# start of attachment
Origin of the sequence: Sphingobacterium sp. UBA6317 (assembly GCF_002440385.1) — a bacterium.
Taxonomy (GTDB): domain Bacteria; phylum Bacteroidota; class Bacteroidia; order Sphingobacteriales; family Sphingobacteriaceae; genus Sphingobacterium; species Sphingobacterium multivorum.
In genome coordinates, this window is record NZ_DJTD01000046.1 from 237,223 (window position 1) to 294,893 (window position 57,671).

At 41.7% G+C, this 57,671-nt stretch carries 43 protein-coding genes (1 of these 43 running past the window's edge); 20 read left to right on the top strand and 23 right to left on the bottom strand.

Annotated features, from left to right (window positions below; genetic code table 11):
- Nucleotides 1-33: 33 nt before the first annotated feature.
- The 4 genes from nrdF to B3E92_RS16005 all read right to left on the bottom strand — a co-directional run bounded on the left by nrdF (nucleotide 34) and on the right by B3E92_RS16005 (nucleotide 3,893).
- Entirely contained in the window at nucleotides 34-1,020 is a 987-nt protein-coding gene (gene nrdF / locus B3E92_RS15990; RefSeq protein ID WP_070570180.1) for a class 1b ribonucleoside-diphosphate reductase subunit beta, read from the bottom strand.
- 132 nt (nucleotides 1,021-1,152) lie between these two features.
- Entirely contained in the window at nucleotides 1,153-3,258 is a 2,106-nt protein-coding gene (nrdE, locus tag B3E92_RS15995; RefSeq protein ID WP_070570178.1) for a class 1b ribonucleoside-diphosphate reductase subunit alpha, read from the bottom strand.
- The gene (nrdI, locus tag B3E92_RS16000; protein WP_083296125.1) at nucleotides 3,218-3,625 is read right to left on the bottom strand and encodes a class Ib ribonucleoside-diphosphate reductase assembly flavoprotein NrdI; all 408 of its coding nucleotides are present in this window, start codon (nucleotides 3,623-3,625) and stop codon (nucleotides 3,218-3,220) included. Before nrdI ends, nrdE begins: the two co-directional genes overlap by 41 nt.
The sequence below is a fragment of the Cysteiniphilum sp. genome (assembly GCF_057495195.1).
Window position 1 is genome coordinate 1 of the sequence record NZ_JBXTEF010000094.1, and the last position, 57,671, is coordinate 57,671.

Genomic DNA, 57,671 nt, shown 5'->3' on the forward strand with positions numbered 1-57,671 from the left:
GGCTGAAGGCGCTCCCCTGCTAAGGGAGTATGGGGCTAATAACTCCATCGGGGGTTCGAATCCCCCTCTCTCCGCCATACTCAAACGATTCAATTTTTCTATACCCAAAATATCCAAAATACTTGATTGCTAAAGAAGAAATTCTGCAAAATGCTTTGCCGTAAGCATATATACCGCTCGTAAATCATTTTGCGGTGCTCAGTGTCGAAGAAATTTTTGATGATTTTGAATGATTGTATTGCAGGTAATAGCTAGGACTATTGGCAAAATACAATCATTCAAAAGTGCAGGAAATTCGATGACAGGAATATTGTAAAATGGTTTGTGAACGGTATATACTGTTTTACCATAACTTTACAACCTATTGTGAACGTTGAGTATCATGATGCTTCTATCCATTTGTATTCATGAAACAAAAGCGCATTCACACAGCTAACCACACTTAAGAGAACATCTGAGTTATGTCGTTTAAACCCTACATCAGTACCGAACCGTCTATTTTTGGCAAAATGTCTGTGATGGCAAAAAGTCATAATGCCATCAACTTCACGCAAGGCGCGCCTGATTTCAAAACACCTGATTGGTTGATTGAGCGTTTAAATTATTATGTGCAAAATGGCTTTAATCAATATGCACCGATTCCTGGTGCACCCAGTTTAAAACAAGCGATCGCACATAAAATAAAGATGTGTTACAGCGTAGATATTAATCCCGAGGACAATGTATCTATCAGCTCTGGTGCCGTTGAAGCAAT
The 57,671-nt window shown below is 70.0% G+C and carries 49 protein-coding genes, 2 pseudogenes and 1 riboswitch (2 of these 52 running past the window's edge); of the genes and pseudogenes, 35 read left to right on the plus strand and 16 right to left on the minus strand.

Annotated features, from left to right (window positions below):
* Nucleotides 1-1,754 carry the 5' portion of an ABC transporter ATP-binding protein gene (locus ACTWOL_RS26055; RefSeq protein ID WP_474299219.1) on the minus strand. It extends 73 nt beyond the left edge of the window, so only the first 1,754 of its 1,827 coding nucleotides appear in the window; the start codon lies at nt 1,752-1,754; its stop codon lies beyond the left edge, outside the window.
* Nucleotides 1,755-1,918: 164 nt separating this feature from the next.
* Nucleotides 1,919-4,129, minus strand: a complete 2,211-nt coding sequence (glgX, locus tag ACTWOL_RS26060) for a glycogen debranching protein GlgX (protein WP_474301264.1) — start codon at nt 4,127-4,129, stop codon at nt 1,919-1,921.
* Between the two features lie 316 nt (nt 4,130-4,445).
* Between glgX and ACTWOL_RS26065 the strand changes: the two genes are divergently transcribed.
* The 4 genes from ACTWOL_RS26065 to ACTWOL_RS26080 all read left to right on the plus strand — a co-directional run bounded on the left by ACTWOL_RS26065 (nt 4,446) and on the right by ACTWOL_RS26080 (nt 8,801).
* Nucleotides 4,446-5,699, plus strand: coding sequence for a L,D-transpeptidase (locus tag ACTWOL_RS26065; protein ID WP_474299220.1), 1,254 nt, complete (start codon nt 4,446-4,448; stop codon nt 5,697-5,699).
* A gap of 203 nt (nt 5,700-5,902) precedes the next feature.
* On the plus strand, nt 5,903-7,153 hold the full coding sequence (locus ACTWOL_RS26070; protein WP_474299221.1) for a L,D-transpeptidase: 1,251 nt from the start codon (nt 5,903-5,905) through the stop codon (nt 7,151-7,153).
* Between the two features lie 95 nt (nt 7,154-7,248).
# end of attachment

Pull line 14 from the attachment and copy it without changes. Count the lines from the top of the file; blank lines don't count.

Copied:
Genomic DNA, 57,671 nt, shown 5'->3' on the forward strand with positions numbered 1-57,671 from the left: